PJ Ivy Cotton Candy Pouch

PJ Pink Cotton Candy Pouch
PJ Pink Cotton Candy Pouch

This is the second of the three pouches I made over the weekend. I used the Philip Jacobs Variegated Ivy fabric in pink for the ends and the lining. In order to tone down the large and exciting flowers, I used the black and white for the main panel.

This is the medium sized Cotton Candy Pouch from Sara Lawson’s Minikins Season 1 pattern set (no affiliation).

PJ Pink Cotton Candy Pouch lining
PJ Pink Cotton Candy Pouch lining

It is actually not for one of my co-workers. I made this for my co-worker’s daughter. They are having an especially tough time at their house. Another zipper, some time and fabric were not that big of a deal.

I sent this one off with my co-worker’s yesterday.

Green Cotton Candy Pouch

Green Cotton Candy Pouch
Green Cotton Candy Pouch

In some ways this will be pouch Week. I didn’t intend it to be, but I have a lot of pouches to show.

I made three Cotton Candy pouches over the weekend. As mentioned before These are to be gifts for co-workers who have helped me.

Green Cotton Candy Pouch-open
Green Cotton Candy Pouch-open

I really want to get good at this pattern, so I keep making it even though I have many patterns from the Minikins to try. There are a couple things I need to work on. One is veering the zipper. I didn’t get both sides of the end even this time. Next time, I think I will mark where I want to veer the zipper off the fabric and see if that works. I ripped it out a couple of times, but couldn’t do better, so I’ll try to do better next time.

More Cotton Candy Pouches

I am making 3 more Cotton Candy pouches as gifts for people at work. I am also trying to perfect my efforts at sewing this pattern.

Making 3 requires a lot of cutting time. It took me about two hours to cut out all the pieces, which didn’t include forgetting to cut out the lining side panels! Duh! I guess I have decided that cutting out all the pieces at once is the best way to work.

Cotton Candy Pouch side panels
Cotton Candy Pouch side panels

One of the things I found was that basting the side panels to a square and cutting the shape out later was really handy. Cutting out the side panel, which is tulip shaped, with the rotary template on the Soft & Stable is difficult. It is difficult, because the Soft & Stable is so thick. Cutting the shape out after basting it worked really well.

I also found that basting the pieces to the Soft & Stable in advance was really helpful. I know the pattern says to do it, but I hadn’t done it before.

I am still struggling with veering the zipper. Apparently, I need to make more of these to get that right. I made some annotations to the pattern so I remember what to do next time and where salient points are in the videos.

 

 

Chrysanthemum Cotton Candy Pouch

Chrysanthemum Cotton Candy Pouch
Chrysanthemum Cotton Candy Pouch

I finished another Cotton Candy Pouch over the weekend. As mentioned in a previous post, this pattern is from the Minikins Seasons 1 & 2 (no affiliation) by Sara Lawson of Sew Sweetness.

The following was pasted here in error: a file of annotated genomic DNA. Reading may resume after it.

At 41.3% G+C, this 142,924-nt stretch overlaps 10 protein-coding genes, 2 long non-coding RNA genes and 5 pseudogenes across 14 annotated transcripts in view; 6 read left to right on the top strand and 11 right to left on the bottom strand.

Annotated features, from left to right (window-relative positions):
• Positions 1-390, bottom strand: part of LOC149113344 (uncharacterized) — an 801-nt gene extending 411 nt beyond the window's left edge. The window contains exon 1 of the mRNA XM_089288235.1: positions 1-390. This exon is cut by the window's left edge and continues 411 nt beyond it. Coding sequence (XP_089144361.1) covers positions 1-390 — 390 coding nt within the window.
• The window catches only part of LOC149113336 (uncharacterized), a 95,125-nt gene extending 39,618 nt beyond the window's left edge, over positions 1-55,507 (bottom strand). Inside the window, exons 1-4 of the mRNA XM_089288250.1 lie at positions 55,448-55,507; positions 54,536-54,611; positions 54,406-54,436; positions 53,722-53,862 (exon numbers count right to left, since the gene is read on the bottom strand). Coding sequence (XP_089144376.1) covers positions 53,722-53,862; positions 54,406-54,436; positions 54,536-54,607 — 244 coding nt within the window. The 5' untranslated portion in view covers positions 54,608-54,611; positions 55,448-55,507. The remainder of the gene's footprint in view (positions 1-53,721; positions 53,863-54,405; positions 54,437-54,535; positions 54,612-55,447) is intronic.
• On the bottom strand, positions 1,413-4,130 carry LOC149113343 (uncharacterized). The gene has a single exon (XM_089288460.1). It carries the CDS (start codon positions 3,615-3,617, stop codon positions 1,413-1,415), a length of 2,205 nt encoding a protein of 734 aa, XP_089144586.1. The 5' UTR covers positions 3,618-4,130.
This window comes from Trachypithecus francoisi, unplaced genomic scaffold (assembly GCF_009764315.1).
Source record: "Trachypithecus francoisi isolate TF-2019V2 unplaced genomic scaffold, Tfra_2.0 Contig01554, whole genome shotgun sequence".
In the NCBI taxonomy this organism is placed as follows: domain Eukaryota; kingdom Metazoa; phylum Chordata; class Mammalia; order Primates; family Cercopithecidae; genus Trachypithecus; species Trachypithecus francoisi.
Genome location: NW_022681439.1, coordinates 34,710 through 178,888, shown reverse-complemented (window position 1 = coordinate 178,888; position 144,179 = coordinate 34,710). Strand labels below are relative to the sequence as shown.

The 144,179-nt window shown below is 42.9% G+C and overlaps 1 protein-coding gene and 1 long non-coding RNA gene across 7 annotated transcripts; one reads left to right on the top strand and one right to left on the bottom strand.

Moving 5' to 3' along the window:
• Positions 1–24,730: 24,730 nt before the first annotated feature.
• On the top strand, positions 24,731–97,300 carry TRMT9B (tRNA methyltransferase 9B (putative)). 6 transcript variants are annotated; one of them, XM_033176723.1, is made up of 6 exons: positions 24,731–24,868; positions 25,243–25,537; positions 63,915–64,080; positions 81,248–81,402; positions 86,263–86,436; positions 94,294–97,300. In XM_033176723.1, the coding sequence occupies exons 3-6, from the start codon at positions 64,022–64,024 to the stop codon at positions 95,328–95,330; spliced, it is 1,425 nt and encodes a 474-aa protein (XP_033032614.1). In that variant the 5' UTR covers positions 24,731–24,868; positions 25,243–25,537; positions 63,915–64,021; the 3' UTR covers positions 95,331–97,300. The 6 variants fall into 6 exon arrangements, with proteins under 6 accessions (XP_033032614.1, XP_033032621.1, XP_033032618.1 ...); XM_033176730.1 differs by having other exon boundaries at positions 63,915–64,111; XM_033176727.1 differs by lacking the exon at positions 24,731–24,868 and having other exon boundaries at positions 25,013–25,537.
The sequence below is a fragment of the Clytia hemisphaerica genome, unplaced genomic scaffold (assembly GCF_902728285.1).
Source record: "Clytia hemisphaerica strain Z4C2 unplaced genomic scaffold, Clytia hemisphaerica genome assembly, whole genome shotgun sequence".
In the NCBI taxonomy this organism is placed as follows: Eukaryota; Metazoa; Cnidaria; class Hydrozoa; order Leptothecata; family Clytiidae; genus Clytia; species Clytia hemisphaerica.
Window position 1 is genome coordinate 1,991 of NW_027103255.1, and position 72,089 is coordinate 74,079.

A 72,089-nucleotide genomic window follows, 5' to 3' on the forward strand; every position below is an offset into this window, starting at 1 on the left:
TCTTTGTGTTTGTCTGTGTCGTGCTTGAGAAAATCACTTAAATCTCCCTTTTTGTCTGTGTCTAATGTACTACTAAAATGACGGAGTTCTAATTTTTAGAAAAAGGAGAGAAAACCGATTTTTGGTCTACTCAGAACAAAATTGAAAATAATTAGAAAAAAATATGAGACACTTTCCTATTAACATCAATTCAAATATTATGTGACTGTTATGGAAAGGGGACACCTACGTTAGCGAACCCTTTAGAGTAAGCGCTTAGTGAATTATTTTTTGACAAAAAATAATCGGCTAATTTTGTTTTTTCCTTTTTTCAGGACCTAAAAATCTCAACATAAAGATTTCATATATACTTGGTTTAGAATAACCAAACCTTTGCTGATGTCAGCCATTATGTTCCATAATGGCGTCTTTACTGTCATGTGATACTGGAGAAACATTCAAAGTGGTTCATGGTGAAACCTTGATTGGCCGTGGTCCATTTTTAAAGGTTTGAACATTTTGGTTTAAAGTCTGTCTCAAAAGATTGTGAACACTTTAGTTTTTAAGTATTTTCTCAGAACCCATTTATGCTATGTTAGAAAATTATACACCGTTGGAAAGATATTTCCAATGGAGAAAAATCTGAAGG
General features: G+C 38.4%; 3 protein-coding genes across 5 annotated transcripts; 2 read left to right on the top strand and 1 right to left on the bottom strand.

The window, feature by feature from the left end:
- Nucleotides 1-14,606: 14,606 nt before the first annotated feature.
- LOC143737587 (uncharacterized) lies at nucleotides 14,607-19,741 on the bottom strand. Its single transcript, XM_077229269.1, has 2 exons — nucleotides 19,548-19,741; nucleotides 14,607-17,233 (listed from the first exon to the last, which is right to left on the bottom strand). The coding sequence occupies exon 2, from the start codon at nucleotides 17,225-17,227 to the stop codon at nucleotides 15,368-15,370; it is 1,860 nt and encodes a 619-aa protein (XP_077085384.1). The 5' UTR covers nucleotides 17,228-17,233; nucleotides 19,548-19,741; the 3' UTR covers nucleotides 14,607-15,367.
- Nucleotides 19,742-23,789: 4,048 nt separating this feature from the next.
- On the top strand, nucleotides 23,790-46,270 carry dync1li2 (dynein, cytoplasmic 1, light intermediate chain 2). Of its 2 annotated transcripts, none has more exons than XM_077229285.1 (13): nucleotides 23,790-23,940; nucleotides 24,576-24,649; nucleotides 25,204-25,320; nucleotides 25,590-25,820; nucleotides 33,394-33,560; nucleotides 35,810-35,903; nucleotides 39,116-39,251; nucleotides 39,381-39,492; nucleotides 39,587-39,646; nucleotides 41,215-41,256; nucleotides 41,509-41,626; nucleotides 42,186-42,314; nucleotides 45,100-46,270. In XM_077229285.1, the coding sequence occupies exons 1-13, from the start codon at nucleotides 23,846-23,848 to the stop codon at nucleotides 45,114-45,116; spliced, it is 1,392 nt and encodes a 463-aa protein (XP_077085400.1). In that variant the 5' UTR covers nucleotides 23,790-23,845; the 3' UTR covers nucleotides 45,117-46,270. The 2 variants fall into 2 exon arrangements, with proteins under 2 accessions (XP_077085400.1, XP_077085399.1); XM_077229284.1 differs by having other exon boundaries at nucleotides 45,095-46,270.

Chrysanthemum Cotton Candy Pouch - inside
Chrysanthemum Cotton Candy Pouch – inside

I made an effort to fussy cut fabric this time so my pouch  highlighted some great fabric. Sara does this in her pouches and I really like the look. I cut the side panels out of the Philip Jacobs fabric, which was not correct – I keep thinking those side pieces are the main fabrics. I decided to use them on the inside, reversing the way I put in the fabric.

I had some trouble with the zippers, but in the end the video about veering the zipper off the project and the project video finally got the thole technique into my head. I want to cement it. I think I might make another pouch with some of the Echinacea fabric I got from the last Modern Quilter’s Box.

Inside Outside Pouch: Finished

Inside Outside Pouch finished
Inside Outside Pouch finished

I finished the Inside Outside Pouch at Craft Night on Monday. I only had the binding left and that was a good task to work on.

The pattern is pretty easy, especially after making the Boxy Clear pouch as many of the steps are the same.

Inside Outside Pouch inside detail
Inside Outside Pouch inside detail

One problem I had was with the zippers. This was not a problem with the pattern, but was a problem with how to measure zippers. I know now that you measure from puller to stopper, not from end to end. The zippers in this pouch are a little short, but it shouldn’t matter in the grand scheme.

I used some leftovers from projects for Mom, so she will probably end up with it. I am not sure how much I like this product. It is a good pattern and easy to follow, but the pouch is kind of large and I am not sure how I would use it. I’d like a smaller version for my binding makers. I may try making a smaller one.

Inside Outside Pouch

Inside Outside Pouch in process
Inside Outside Pouch in process

After making the Boxy Clear Pouch, I decided to try the Inside Outside Pouch. I was so pleased with how quickly the Boxy Clear Pouch went together that I thought 2 additional zippers wouldn’t be so bad. I am still working on small projects while I wait for my design wall materials to arrive.

I cut the pieces out during Virtual Craft Night on Monday and felt like it didn’t take much time at all. I think I felt like I was cutting out similar pieces to the ones I cut for the Boxy Clear Pouch.